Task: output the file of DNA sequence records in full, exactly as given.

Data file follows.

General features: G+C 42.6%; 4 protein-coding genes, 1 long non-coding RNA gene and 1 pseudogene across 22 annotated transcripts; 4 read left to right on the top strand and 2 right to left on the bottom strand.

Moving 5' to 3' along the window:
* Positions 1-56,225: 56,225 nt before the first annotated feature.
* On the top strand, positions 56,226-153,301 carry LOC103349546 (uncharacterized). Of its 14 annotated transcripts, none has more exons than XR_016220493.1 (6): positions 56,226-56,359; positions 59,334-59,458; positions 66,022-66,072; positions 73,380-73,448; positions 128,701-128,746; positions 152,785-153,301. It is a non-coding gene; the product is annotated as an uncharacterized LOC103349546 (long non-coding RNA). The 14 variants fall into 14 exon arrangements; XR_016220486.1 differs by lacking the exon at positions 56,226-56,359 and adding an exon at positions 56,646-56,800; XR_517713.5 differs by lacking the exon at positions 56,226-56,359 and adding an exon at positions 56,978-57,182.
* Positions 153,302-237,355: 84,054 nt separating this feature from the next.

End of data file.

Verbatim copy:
General features: G+C 42.6%; 4 protein-coding genes, 1 long non-coding RNA gene and 1 pseudogene across 22 annotated transcripts; 4 read left to right on the top strand and 2 right to left on the bottom strand.

Moving 5' to 3' along the window:
* Positions 1-56,225: 56,225 nt before the first annotated feature.
* On the top strand, positions 56,226-153,301 carry LOC103349546 (uncharacterized). Of its 14 annotated transcripts, none has more exons than XR_016220493.1 (6): positions 56,226-56,359; positions 59,334-59,458; positions 66,022-66,072; positions 73,380-73,448; positions 128,701-128,746; positions 152,785-153,301. It is a non-coding gene; the product is annotated as an uncharacterized LOC103349546 (long non-coding RNA). The 14 variants fall into 14 exon arrangements; XR_016220486.1 differs by lacking the exon at positions 56,226-56,359 and adding an exon at positions 56,646-56,800; XR_517713.5 differs by lacking the exon at positions 56,226-56,359 and adding an exon at positions 56,978-57,182.
* Positions 153,302-237,355: 84,054 nt separating this feature from the next.